Available in select theatres and
digitally starting on January 13th
Door Mouse has plenty of Quinten Tarantino and punk rock vibes in its story about Mouse (Hayley Law), a comic book illustrator whose only real paying job is that of a burlesque performer. But when her colleagues get kidnapped, she becomes a gumshoe with a mission–to protect her sisters from the hood. They either wind up dead or much worse. As a result, the cops dismiss the problem as not worth investigating. Instead of waiting to be a victim, she’d rather be a victor in this quirky indie film smartly written and well directed by Avan Jogia.
This movie’s greatest strength lies in how perfect the neo-noir atmosphere is realised. Not only is it coloured in pastel lights, but also we get an appropriate sound design to make the world feel grungy. Additionally, the illustrations are animated to recognize how this lead looks at the world. This approach works to explain why she’s drawing from her life experience to create her comic book. The grittiness that’s visualised makes me wonder if we’ll ever see a sampler as a booklet when the home video release is ready. The sketches I see makes me think this artist is inspired by Robert Crumb.
Mouse hasn’t made it big in her chosen profession, and without the support of friends and readers, to get a publisher to print her work will be tough. She’s been self publishing for a while now, and that’s tough on the pocket book.Although the comic book guy says he truly supports the indies, I can see a blend of those works and a few mainstream in the scene where this illustrator is wandering through the comic book shop. His store has to sell a few mainstream titles to stay afloat, otherwise he can’t make rent.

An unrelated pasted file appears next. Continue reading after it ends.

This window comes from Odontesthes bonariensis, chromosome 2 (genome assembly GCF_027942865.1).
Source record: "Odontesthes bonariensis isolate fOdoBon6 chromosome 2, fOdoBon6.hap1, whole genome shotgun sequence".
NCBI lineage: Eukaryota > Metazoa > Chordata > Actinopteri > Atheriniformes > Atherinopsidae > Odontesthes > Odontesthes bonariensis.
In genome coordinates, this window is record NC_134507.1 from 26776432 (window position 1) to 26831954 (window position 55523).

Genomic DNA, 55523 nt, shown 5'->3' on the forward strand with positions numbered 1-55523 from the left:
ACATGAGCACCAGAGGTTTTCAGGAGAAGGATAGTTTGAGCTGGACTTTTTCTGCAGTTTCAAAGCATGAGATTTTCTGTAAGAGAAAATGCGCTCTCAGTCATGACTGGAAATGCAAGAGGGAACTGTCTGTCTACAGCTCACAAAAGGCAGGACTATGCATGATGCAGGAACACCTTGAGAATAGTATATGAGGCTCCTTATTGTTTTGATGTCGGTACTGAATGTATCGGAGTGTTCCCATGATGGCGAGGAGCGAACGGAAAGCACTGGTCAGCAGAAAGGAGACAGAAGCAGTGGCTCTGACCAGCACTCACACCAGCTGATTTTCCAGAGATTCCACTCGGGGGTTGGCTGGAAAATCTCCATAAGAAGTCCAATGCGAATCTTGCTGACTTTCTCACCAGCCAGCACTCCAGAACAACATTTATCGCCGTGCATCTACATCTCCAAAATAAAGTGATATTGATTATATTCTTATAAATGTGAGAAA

Elsewhere, this heroine’s workplace is a cesspool. Mama (Famke Janssen), doesn’t want her staff to feel underappreciated so she helps out when she can. Her operation helps give them a sense of financial stability, but I feel there’s more to her than meets the eye. For me to reveal too much about her and her importance to Mouse would spoil the film.
Instead, I can look at Ugly (Keith Powers), who is like a shining light. He tries his best to help Mouse, and this cool cat is this film’s highlight! He’s more than a friend to her, although she doesn’t know it. Not only does he have style, but that charm is infectious! But ultimately, this movie is about Mouse trying to succeed on her own. But it can’t happen until she understands she has friends willing to help. While social workers can’t help everyone get out of the poorhouse, other individuals exist to do everything they can to inject positivity in other’s lives.
Thankfully, happiness is a hop and skip away. Her success means putting those personal touches in that story to sell that ‘zine she’s been working on. At first, she didn’t know how to continue those particular adventures, but after her real life attempts to solve a crime, what she discovers helps her out. Sometimes, that assist is there, when you’re willing to let the right person into your heart.
4 Stars out of 5